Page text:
Home » Microsoft is launching something primed to get on your nerves (or maybe not)

Microsoft is launching something primed to get on your nerves (or maybe not)

by Mark Dylan


Building facade with Microsoft logos.

It sounds like a good idea. Or does it?

Microsoft/Screenshot by Chris Matyszczyk

Ideas are hard.

Good ideas are harder.

But ideas that might go one way or the other seem to roll out of tech companies like barrels out of a pub cellar.

The latest one that’s captivated me to a curious humming disharmony comes from Microsoft.

It’s one that I’m sure has only the best of intentions, but it may turn toward pain, sorrow, and guttural ululation because life’s like that.

Here’s the problem Microsoft’s engineers want to solve. Sometimes, a Microsoft Teams call needs to be transferred. You, then, sit there until it happens. Or, like me, you just do something else on your laptop until it happens.

That’s clearly not good enough for Microsoft. For here, in the 365 road map, is a glorious new entry. It’s entitled: “Music on hold for call transfer.”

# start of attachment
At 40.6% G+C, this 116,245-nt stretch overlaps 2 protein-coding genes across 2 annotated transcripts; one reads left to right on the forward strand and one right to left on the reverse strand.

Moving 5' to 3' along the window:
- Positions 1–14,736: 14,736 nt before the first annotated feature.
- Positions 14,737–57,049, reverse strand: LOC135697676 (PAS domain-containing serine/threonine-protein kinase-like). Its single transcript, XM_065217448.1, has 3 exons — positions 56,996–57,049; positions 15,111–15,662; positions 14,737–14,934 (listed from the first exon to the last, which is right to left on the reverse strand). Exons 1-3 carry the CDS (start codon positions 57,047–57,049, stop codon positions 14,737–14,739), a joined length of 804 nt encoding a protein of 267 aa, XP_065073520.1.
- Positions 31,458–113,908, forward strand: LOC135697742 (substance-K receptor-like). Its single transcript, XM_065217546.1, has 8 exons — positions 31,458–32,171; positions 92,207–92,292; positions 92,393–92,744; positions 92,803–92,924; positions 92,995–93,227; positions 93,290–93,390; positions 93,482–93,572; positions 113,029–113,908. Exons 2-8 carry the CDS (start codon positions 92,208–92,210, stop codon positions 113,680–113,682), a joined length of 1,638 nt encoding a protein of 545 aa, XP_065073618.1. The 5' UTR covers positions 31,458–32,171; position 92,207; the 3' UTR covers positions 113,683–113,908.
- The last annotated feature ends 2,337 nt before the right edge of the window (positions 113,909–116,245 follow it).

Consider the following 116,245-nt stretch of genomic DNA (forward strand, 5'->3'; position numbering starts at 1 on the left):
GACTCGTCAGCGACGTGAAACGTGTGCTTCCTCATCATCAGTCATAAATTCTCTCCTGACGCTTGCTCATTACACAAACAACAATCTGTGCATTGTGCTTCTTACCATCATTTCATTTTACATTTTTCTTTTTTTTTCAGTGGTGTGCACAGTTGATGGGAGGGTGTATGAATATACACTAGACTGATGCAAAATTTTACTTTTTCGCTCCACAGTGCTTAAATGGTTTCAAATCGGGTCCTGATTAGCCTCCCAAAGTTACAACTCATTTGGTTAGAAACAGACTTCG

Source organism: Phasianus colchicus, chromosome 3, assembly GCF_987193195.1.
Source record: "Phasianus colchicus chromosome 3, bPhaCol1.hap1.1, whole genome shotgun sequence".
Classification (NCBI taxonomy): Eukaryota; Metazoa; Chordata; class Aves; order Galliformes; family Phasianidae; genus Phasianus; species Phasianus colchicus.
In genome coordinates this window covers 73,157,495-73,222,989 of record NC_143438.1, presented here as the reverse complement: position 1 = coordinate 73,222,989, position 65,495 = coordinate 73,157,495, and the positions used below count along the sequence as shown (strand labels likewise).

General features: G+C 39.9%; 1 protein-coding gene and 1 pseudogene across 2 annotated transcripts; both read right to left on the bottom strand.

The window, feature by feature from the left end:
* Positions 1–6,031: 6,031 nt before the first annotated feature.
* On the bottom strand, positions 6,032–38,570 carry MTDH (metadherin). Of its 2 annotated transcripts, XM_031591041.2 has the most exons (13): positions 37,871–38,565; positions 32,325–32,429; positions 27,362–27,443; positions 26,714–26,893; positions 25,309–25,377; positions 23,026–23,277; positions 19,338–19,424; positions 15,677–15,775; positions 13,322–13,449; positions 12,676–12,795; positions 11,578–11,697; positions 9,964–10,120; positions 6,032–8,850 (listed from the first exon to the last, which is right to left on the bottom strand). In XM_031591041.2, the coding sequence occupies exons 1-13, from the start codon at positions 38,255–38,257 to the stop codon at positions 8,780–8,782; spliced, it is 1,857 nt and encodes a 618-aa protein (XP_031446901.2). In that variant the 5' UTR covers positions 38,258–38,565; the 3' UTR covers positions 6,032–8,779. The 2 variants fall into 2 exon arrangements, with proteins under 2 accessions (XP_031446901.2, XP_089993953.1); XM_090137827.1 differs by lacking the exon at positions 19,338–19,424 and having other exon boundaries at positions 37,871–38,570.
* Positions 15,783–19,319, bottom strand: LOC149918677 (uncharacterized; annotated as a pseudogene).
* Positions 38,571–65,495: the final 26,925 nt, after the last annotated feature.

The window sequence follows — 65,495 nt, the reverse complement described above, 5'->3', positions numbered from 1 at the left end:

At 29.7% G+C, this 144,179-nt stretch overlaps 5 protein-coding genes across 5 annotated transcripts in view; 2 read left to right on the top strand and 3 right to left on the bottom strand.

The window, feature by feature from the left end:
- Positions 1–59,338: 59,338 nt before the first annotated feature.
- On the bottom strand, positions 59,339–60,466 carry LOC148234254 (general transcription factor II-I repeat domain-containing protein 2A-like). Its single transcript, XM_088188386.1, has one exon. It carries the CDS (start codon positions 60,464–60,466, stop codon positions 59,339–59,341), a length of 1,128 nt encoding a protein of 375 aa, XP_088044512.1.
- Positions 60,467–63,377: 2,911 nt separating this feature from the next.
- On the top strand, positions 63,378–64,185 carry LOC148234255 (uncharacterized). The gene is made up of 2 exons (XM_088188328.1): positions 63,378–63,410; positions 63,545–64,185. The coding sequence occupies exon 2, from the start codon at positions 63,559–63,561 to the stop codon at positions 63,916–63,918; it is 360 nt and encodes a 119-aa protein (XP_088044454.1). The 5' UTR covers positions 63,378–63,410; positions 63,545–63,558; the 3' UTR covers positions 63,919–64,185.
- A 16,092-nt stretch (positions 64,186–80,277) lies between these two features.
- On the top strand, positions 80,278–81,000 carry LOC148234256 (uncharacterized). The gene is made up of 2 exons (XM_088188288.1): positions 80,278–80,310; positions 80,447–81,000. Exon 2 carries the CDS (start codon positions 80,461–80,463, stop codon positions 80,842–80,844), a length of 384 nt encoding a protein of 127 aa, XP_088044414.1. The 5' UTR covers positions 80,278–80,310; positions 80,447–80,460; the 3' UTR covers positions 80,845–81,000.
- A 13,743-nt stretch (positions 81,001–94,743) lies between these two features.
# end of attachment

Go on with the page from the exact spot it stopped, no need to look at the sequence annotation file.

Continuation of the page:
Also: Microsoft Teams is getting all these new hybrid work features

Currently, you see, there are no sounds while you wait for the transfer. There’s just a blissful peace interacting with your anticipation.

But now — or rather sometime in September — “music can be played to callers on hold when a call transfer is initiated.”

At heart, I adore this. Even if, right now, it’s not known what sort of music will be played. Or, indeed, whether companies will be able to choose their own music.

A prize for the first company to choose The Who’s “Who Are You” or Ed Sheeran and Justin Bieber’s “I Don’t Care.” No, Lionel Ritchie’s “Hello” just won’t do.

I fear that, despite my enthusiasm, many may find this feature deeply irritating. Why, they’ll say, be reminded of all those times you’ve spent seeming hours on hold to get customer service while a cheap tune loops around your head until it begins to strangle?

Also: Microsoft found a new way to anger customers

Worse, what if companies can only choose from a specific set of used tunes from a supermarket catalog?

Or what if corporate IT gets to decide? Can you imagine waiting for your call to be transferred and being assaulted by the mellifluous sound of Ozzy Osbourne at his finest?

And what if you’re kept in the void for tens of minutes, from which you have no escape?

As with so much in tech, it’s all down to the execution, so I asked Microsoft for some enlightenment.

In cryptic tones, a company spokesperson told me, “We’ll have more detail to share when we officially announce the availability of the capability.”

The anguish of it all. It’s unbearable.

Perhaps companies will be able to poll employees about which music they’d prefer.

Perhaps Microsoft will only offer music hummed by its own employees.

Perhaps soon, many Teams users will appreciate that silence can, in fact, have a silver lining.



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